We tried the dish again. I was delighted. Noor was transported – to the English cobble-beach seaside, munching with mates; to the late-night American diner, decompressing with work buddies; to the car with her dad, eating Bahraini street food out of oil-stained paper bags, burning their tongues in the process. It’s home, from home, from home: reminiscent of all three places but, at the same time, completely and utterly Noor-ish.

Oven chips with tahini yoghurt and smoky-sweet nuts

Makes: 4 servings

Total time: 1¼ hours


For the potatoes:

1kg skin-on Yukon Gold (or King Edward) potatoes, cut lengthwise into roughly 1.5cm-thick sticks

2 tsp rice flour

2 tbsp olive oil


For the pickled herb stems:

1 heaped tbsp finely chopped fresh coriander or parsley stems (or mixture of both)

1½ tbsp apple cider vinegar

For the smoky-sweet nuts:

3 tbsp olive oil

40g pine nuts

30g roughly chopped blanched almonds

1 tsp light brown sugar

1 tsp nigella seeds (or black sesame seeds)

1 tsp Urfa chilli flakes

1 tsp Aleppo chilli flakes

½ tsp hot smoked paprika

For the tahini yogurt:

3 tbsp Greek-style yogurt

2½ tbsp tahini

1½ tbsp fresh lemon juice

2 garlic cloves, minced


1. Heat the oven to 200C.

2. On a large parchment-lined baking tray, toss the potatoes with the rice flour, oil and 1 teaspoon salt. Spread them out in an even layer so they’re not overlapping. Cover the baking sheet tightly with foil and bake for 15 minutes, until the potatoes steam and soften slightly.

3. Meanwhile, make the pickled stems: add the herb stems to a small bowl with the vinegar and set aside to gently pickle.

4. Prepare the nuts: add the oil to a small frying pan and heat over medium-high. Once hot, add the pine nuts and almonds, and cook, stirring occasionally, until toasted and nicely browned, about 1 to 3 minutes. Remove from the heat and immediately stir in the sugar, nigella seeds, Urfa and Aleppo chilli flakes, paprika, and ¼ teaspoon salt. Transfer to a bowl.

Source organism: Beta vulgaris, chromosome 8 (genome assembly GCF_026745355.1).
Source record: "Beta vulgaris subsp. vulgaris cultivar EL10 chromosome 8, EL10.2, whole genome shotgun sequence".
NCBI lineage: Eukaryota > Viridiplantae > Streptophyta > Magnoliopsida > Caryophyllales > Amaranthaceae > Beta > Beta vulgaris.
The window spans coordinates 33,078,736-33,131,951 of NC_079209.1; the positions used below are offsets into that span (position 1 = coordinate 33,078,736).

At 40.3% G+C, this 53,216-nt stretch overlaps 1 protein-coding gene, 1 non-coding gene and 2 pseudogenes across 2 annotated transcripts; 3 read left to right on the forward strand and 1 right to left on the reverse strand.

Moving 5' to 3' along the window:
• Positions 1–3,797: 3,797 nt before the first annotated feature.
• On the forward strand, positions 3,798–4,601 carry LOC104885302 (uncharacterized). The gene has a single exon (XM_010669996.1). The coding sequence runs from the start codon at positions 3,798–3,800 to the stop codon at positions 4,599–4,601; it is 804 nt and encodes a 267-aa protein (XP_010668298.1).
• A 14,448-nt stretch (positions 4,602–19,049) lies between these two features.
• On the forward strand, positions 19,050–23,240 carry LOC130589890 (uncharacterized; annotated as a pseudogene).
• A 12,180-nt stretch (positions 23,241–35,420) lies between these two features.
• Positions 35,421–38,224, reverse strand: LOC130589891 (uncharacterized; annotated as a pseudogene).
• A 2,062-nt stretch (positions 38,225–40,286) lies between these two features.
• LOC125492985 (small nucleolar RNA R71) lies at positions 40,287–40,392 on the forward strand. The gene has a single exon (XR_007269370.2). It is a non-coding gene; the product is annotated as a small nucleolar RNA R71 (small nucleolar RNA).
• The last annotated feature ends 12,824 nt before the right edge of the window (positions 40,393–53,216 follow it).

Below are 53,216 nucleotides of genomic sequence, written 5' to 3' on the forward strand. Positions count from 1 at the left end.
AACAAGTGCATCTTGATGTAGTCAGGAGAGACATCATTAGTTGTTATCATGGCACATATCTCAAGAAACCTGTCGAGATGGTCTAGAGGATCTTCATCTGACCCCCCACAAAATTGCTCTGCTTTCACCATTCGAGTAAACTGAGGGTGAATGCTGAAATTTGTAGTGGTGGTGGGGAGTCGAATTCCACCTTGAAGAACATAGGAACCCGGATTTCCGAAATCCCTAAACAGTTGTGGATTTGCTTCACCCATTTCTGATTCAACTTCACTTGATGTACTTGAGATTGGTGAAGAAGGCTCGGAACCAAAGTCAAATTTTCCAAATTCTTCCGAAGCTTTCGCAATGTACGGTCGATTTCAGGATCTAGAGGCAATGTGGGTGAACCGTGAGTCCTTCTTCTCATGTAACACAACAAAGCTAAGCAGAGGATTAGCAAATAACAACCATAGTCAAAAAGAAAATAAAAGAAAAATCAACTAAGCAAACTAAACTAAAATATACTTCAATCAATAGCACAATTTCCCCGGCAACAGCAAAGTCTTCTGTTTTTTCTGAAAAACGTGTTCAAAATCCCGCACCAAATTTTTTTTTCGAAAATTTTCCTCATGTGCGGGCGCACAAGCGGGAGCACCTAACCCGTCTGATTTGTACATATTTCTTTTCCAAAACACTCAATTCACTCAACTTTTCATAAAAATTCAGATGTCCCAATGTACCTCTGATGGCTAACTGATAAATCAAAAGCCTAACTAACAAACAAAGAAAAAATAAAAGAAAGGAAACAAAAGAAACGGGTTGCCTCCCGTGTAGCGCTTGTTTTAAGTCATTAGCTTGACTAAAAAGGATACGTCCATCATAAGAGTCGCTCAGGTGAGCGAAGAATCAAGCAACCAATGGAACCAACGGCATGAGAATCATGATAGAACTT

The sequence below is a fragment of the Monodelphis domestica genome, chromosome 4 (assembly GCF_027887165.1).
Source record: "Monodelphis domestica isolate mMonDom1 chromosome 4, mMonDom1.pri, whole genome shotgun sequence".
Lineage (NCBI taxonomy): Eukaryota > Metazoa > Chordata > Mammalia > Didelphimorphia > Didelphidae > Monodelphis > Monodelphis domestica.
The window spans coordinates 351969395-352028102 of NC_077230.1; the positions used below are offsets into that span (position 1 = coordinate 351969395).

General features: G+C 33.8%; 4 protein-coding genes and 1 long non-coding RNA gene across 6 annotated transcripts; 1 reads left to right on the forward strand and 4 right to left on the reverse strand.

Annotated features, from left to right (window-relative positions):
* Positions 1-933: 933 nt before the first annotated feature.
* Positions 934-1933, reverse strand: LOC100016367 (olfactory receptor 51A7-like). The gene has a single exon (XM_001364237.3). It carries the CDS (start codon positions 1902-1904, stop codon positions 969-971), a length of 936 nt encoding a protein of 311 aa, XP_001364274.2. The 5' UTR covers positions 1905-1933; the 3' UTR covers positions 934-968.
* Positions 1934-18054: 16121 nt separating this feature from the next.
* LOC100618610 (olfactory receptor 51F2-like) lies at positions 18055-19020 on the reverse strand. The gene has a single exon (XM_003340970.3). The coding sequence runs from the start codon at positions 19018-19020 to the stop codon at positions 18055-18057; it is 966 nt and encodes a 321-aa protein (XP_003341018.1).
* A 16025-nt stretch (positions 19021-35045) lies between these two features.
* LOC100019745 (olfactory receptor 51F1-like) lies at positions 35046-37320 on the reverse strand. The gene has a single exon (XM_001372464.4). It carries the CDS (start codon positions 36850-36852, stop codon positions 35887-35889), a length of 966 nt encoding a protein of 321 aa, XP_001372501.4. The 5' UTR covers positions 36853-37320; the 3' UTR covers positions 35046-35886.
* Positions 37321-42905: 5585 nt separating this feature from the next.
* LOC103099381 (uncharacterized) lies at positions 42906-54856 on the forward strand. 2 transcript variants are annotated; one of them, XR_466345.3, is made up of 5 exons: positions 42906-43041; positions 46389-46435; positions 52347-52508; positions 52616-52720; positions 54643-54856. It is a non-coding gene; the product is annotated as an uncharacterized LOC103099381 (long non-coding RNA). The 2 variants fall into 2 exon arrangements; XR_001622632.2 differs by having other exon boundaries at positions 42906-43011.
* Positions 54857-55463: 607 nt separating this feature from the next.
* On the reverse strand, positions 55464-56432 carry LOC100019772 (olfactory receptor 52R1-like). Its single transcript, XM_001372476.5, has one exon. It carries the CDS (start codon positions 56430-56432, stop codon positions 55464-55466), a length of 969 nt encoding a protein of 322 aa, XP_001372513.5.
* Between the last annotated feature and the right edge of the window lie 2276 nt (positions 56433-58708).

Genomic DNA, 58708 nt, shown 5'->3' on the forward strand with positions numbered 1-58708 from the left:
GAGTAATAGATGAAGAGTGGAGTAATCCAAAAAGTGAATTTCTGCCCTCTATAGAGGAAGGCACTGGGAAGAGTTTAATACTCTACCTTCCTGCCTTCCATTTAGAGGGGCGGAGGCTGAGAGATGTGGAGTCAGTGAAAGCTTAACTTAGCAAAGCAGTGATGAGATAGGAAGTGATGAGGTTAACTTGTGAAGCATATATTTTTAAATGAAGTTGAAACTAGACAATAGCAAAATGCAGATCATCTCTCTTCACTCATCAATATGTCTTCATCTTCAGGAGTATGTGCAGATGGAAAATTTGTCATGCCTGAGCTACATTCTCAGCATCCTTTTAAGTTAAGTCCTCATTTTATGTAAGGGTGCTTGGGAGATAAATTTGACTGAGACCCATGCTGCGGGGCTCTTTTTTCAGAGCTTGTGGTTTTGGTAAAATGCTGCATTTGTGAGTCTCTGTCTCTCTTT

5. Make the tahini yogurt: add all the ingredients to a bowl with 2½ tablespoons water and ¼ teaspoon salt; whisk until smooth. Add an additional 1 or 2 tablespoons of water, if needed, until the mixture is just pourable, since it tends to thicken as it sits.

6. Remove the foil from the potatoes, turn the heat up to 220C and return to the oven for 15 minutes. Use a spatula to gently flip the fries over, separating them if they stick together at all, and bake for 20 to 25 minutes more, until nicely golden and crispy. Set aside to cool for 5 minutes.

7. To serve, transfer the fries to a large serving platter and drizzle with the tahini yogurt. Spoon the nut mixture on top, followed by the pickled stems and their liquid. Serve immediately.

And to drink…

Fried potatoes go beautifully with dry sparkling wines. For the sake of argument, I’m perfectly willing to call these baked potatoes “oven fries”, and sparkling wines would be a great choice, whether Champagne, cava, crémant or the various Champagne facsimiles of the world.

Yes, the toppings make this a slightly more complicated match, and so might any other dishes you are serving if this is part of a larger meal. Luckily you have numerous options.

Dry rosés would match the Middle Eastern flavours. I’d be intrigued to try fino sherry, too. Orange wines, with their slight rasp of tannin, would be fascinating with this dish, whether from the country of Georgia, Slovenia or anywhere else. Sauvignon blancs and many other dry whites would go well, too, but I’d steer clear of reds.

Pairings from Eric Asimov

© The New York Times